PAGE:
The Return of LucasArts?


posted 11/17/2003 by Ben Zackheim
other articles by Ben Zackheim
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If you slapped the Lucas logo on a computer game in the early to mid-90s, you knew you were in for a good time. The name was synonymous with quality. No matter what they did it was a blast to play. From the Star Wars franchise (X-Wing, Dark Forces) to their adventure games (Full Throttle, Sam and Max Hit the Road) it was as if the development teams could do no wrong. Here’s some perspective -- consider the reputation that Blizzard has for putting out solid and stable games once every few years; now imagine doing that two or three times a year.

So, of course, it couldn’t last.

Its hard to pin down where or when the Lucas name started to mean less. Sometime after X-Wing vs. Tie Fighter the house of ideas started churning out some awful stuff. The sense of the gaming community was that they were just exploiting their Star Wars franchise and cashing in on their good name. Games like Battle for Naboo and Force Commander were just awful. For every good game they released there were four more to make you forget it.

Recently, Lucas has started to show some sparks of life again. Jedi Academy and Knights of the Old Republic have gone over well with gamers and have sold well to boot. Apparently the folks in San Rafael, California have taken notice. I was invited to attend a Lucas press event where they would be showing off a number of their upcoming Holiday titles. So is quality control a part of their vocabulary again? Well, let’s just say I was the last guy to leave.

Gladius is a fasninating animal. A story-driven turn-based gladiator game. That’s right. Turn-based. The story is actually fascinating with a number of plot twists and good dialogue. The story’s sophistication actually made me more inclined to give the title a try. You choose one of two characters to play. Either Ursula or Valens. Ursula is the head of a school of gladiators that is doing well in the ring. While Valens struggles to make a name for himself. You can build your own school of gladiators, choosing either character and carry your warriors through the levels of arena fighting. Gladiators range from historically accurate (archers) to fantastic (undead). The interesting part of Gladius is that half-way through playing it, the story suddenly twists and takes you out of the arenas, throwing you into an adventure with your fellow warriors. You must beat back an evil that threatens to take the land. Sure, it sounds like standard stuff but the attention to details seems to be there. Interestingly, the gameplay itself is actually pretty action-packed, considering it’s turn-based. The designers seem to have done a great job making sure your hand stays clenched on the controller (unlike many turn-based games). After entering your orders there are certain moves that require you to use the controller to maximize the force of the attack. The result is a strategic and tactical experience with a good story to back it up. If you love Advance Wars you’ll love Gladius. AW is the fave game of a number of the designers of Gladius.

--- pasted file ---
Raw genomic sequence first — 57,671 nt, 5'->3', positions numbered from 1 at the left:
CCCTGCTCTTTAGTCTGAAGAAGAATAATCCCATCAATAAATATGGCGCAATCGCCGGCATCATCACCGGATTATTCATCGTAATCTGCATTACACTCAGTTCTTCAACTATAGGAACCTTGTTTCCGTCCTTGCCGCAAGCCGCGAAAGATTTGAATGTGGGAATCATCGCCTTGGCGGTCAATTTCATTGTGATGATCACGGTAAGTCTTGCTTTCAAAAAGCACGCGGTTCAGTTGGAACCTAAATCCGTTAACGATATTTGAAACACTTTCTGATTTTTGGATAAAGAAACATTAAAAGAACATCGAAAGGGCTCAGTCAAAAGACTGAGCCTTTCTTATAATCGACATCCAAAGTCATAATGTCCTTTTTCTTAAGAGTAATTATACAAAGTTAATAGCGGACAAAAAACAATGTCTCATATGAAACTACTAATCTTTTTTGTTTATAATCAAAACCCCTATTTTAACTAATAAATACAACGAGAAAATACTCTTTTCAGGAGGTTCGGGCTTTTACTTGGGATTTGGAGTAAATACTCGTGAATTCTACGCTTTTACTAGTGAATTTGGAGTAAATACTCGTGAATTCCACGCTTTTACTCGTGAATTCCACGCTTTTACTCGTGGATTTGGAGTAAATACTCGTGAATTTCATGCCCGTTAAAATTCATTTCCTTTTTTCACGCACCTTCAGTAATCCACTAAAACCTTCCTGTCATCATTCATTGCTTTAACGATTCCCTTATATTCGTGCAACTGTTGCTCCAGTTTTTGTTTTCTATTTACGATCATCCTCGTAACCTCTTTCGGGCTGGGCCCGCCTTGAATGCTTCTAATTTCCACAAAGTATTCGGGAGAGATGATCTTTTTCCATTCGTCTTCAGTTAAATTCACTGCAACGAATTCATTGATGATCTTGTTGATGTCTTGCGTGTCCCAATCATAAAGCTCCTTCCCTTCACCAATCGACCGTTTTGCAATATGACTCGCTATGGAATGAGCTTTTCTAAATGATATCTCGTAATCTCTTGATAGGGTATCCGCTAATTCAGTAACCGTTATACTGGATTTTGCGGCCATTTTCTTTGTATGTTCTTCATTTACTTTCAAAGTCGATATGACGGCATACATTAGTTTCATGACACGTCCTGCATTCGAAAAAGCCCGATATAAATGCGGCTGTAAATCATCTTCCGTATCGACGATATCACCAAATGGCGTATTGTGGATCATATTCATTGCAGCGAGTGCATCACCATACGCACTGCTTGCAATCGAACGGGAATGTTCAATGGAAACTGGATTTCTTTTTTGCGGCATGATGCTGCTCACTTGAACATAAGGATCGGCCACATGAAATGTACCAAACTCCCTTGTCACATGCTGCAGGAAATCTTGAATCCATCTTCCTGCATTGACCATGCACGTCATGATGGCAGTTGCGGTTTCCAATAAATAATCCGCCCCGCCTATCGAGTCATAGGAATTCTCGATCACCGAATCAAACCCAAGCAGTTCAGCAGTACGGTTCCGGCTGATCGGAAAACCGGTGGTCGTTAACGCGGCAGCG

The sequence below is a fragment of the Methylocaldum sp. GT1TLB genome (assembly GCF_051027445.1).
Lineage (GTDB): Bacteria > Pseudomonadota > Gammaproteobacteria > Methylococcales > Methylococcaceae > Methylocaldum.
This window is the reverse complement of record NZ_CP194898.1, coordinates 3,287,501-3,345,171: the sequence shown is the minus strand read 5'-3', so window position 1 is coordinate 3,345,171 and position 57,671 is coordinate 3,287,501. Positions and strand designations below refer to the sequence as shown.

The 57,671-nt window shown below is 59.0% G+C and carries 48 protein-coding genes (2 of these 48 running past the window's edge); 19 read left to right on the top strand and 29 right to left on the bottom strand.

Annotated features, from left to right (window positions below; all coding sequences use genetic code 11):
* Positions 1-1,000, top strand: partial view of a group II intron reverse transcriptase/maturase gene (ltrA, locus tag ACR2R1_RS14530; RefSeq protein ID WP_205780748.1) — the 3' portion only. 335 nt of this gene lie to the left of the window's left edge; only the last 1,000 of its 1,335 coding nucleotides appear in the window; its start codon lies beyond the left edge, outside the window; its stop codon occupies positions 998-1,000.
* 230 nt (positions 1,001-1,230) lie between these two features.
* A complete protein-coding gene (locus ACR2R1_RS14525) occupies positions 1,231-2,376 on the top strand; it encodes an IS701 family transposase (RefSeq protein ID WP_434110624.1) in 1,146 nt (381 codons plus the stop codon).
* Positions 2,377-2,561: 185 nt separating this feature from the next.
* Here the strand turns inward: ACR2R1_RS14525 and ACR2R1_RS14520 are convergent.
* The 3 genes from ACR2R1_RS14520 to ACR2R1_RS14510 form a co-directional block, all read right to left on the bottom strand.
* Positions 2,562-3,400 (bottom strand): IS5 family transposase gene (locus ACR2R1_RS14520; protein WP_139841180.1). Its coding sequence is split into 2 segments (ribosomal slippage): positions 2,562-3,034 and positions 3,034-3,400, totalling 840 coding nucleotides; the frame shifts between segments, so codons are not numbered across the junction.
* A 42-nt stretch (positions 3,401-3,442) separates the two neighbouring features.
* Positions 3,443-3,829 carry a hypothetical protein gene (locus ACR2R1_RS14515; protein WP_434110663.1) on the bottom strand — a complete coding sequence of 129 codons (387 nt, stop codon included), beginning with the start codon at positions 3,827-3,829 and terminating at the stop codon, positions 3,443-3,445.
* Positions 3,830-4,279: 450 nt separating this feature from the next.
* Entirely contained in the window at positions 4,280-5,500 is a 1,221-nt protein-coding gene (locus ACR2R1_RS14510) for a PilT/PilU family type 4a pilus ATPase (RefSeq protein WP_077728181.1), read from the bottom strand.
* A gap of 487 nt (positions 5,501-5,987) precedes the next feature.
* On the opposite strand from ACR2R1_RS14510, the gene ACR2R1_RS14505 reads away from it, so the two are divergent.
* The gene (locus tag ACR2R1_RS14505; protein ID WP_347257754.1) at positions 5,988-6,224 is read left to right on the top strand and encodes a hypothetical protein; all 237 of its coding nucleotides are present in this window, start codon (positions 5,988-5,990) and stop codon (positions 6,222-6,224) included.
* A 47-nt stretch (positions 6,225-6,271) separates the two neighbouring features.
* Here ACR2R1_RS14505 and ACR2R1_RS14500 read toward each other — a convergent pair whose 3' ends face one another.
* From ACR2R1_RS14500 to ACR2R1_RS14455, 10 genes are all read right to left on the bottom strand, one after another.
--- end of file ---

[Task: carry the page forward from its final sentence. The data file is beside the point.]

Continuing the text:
Secret Weapons Over Normandy
Not to give game designer Lawrence Holland too much credit, but Lucas wasn’t the same after he left. Its probably coincidence but things just went south when he started his own development house, Totally Games. Well, he’s back and his latest effort for Lucas looks like a fun one. Flight games are not my thing (with the exception of Crimson Skies) but SWON looks like it will be worth checking out. The team wanted to give players a game you could just pick up and play. But they also wanted to offer the depth of realism that would make a game like this special. Indeed, you can fly any number of planes that were used in WW2. Some of them were cutting edge craft, like the “Pancake” which looks like a UFO or the gorgeous Me-262 which blasted the allies out of the water (luckily Hitler mistakenly thought they would be perfect as bombers instead of as fighters). Controls seemed easy and seeing what was going on in the sky is made easier by the third person perspective. I got to watch some dogfights for a few minutes and I was impressed with the amount of action on screen. Even on the antiquated PS2 ;-) the game looks sweet. While I didn’t get a long time with SWON I could tell it would be right up the alley of my flight-sim/action buds.
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